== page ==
Flashpoint VP On Why Cyber Threat Intelligence Matters

Ian Schenkel, Vice President, Europe, Middle East & Africa at Flashpoint, on why threat intelligence is an essential tool in the CISO’s arsenal.

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How can CISOs best assess risk factors of their businesses?

The first thing they need to establish is what is known about them in illicit online communities or by individual threat actors. Hidden marketplaces that trade in compromised credentials, executive information, and stolen card data gives an insight into what serious risk factors CISO are faced with.

Visibility into these types of sources will provide a unique understanding of what is out there and what a CISO will be facing. But there are so many sources of threat and risk to a business, it is important to clearly define your needs and objectives before seeking out vendors to help satisfy them.

Get as granular as possible. If, for example, you’re in the market for a vendor that offers threat activity or online community coverage, don’t assume every vendor marketed as such will provide the depth and breadth of coverage you need. Only after you’ve determined your intelligence requirements and the depth of sources needed to fulfil those requirements should you even think about evaluating vendors.

Once a CISO has this information that can then put effective, and long lasting security policies in place to prevent such breaches. However this is a constantly evolving strategy, and needs to be checked on a regular basis. As an organisation evolves its security policy, so too will the threat actors that try to breach it.

Why do we need better threat intelligence sharing between the public and private sectors?

Threat actors, nation states, and all illicit online communities will try to leverage vulnerabilities across all organisations – they do not differentiate between private and public sectors. The more we are able to collaborate and unify against the common threats that every organisation faces, the more we are able to act against them in unison.

Regardless of whether you’re new to threat intelligence, or if you already have a highly sophisticated programme in place, collaborating with your counterparts at peer organisations and other trusted experts can be highly beneficial. No intelligence programme is perfect, much less without challenges, and it’s important to remember that most of us in this industry are facing or have faced many of the same issues. By sharing what you’re dealing with—whether that might be difficulties establishing your intelligence requirements, getting the support you need from the C-suite, or choosing the right vendor, to name a few—you’re likely to encounter others who’ve been where you are and might even have insight into what you can do to end up where you want to be.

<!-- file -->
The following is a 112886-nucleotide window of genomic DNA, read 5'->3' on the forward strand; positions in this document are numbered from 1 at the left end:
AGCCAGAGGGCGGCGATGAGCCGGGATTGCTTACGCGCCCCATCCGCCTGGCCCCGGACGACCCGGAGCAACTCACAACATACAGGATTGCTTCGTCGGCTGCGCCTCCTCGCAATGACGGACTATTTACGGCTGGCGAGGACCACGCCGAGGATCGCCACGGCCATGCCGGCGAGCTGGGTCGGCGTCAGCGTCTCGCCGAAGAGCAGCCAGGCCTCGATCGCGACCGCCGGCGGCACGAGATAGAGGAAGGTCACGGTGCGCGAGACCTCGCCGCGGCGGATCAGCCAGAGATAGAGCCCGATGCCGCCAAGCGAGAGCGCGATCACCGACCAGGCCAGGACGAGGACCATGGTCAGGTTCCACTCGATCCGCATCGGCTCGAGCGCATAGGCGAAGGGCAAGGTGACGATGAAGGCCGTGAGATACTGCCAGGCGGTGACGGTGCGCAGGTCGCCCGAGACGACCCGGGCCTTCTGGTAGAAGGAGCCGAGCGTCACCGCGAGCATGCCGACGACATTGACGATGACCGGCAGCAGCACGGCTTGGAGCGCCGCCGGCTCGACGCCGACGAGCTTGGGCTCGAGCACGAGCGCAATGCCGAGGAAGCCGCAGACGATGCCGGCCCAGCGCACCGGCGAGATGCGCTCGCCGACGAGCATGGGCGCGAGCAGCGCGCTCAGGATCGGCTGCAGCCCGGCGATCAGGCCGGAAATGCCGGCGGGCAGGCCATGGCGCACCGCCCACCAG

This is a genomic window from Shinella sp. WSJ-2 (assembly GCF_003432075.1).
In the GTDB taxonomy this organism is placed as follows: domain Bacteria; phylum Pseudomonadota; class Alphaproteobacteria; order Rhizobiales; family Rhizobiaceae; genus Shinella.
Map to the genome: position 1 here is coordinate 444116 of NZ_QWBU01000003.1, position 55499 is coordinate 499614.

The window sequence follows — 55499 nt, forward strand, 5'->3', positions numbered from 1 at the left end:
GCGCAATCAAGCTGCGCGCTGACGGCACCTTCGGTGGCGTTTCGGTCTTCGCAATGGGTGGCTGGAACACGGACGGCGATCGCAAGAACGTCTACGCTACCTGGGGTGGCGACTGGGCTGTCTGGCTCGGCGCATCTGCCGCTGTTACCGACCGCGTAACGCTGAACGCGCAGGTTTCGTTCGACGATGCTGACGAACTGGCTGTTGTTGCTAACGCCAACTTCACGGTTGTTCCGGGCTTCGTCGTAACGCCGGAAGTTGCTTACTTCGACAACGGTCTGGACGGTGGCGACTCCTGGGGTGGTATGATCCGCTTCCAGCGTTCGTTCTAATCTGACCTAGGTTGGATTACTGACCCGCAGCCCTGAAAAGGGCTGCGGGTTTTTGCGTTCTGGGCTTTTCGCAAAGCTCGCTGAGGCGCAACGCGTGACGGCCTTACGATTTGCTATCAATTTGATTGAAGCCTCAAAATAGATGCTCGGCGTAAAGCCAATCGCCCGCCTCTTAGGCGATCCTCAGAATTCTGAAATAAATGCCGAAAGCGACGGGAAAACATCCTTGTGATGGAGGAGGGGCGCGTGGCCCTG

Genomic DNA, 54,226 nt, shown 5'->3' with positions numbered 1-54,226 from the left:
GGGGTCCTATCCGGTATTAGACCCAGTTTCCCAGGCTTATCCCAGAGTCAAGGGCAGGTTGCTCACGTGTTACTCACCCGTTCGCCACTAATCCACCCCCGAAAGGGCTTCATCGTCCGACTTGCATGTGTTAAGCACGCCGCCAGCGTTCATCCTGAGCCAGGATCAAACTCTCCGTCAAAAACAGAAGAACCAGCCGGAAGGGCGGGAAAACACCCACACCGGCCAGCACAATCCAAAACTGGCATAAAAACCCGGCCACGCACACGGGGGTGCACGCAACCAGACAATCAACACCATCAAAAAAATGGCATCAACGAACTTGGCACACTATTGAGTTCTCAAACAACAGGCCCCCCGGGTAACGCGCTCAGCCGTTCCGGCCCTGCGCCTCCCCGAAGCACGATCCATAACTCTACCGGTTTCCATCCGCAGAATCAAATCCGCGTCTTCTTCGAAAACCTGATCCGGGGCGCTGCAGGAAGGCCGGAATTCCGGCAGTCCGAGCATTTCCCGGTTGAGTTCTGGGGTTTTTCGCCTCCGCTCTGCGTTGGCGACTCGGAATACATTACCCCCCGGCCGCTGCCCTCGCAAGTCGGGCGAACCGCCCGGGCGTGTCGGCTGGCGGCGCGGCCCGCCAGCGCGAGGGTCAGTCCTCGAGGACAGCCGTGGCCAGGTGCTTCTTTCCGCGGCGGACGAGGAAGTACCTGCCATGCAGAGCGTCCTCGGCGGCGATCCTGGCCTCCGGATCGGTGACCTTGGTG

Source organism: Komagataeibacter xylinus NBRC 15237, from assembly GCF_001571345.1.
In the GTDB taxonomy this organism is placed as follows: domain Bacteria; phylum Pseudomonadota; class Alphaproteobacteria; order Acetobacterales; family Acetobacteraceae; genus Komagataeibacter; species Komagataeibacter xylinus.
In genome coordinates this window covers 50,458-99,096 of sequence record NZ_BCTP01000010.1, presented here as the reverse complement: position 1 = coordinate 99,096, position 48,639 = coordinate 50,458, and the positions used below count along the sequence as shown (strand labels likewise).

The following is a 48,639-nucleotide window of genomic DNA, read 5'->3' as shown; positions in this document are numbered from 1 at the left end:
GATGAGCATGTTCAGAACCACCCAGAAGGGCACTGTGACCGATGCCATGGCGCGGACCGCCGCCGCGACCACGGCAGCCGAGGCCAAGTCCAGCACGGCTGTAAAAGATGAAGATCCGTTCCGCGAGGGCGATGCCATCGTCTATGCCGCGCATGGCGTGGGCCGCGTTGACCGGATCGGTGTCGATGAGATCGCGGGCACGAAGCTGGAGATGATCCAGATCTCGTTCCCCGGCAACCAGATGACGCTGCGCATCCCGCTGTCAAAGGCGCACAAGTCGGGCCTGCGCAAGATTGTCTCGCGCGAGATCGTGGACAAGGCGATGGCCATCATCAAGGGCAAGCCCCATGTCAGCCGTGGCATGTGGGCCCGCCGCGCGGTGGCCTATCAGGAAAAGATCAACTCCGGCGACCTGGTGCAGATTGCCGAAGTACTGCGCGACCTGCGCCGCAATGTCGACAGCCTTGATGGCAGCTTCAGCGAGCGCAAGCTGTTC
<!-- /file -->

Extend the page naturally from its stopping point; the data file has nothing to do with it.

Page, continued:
Collaboration built into any threat intelligence platform is key to being able to share, and create a combined strategy.

What are your tips for designing a new risk profiling system for enterprises?

This all comes down to alerting. Flashpoint’s alerting comes in a few different variations, but ultimately is used to inform customers when relevant information is uncovered in threat actor discussions and compromised data is detected. In its simplest form, this can be done by domain name, email address, or other public facing credentials monitoring. With more advanced monitoring and alerting, organisations should be able to create fully curated alerts on their industry, area of business, and geolocation.

Do you provide a risk dashboard with near-real time visibility into vulnerabilities?

Yes, at Flashpoint we do provide near-real time visibility into vulnerabilities. This visibility is a pivotal part of our platform and means that security professionals can quickly get a pulse of what needs their attention day to day. Flashpoint’s dashboard provides Access to the latest CVEs within Flashpoint collection, including access to MITRE and NVD data, as well as CVEs discussed by threat actors as observed by Flashpoint Intelligence Analysts. With insights into threat actor mentions of such vulnerabilities, it makes it easier for users to prioritise vulnerabilities that threat actors are discussing and presumably utilising.

What factors should security and risk professionals consider while evaluating threat intelligence vendors?

They should be looking at vendors that can cover the five main aspects of threat intelligence and give them good scope on the following: First, cyber threat intelligence which includes insights into Distributed Denial of Service (DDoS), cybercrime, and emerging malware. Second, corporate & physical security which includes threats to critical assets, personnel, and infrastructure. Fraud is also a key area to consider when evaluating intelligence vendors. Can this organisation help you with identity theft, credit card fraud, personally identifiable information (PII) and/or personal healthcare information? Insider threats are also an area of concern for many organisations–no matter their industry. A vendor should be able to detect insider threats from their data sources, be able to investigate, mitigate and help respond to this particular type of threat. And lastly, compromised credentials monitoring is key. A stellar intelligence vendor will have access to unique collections for compromised credentials for your organisation and potentially your customers as well.

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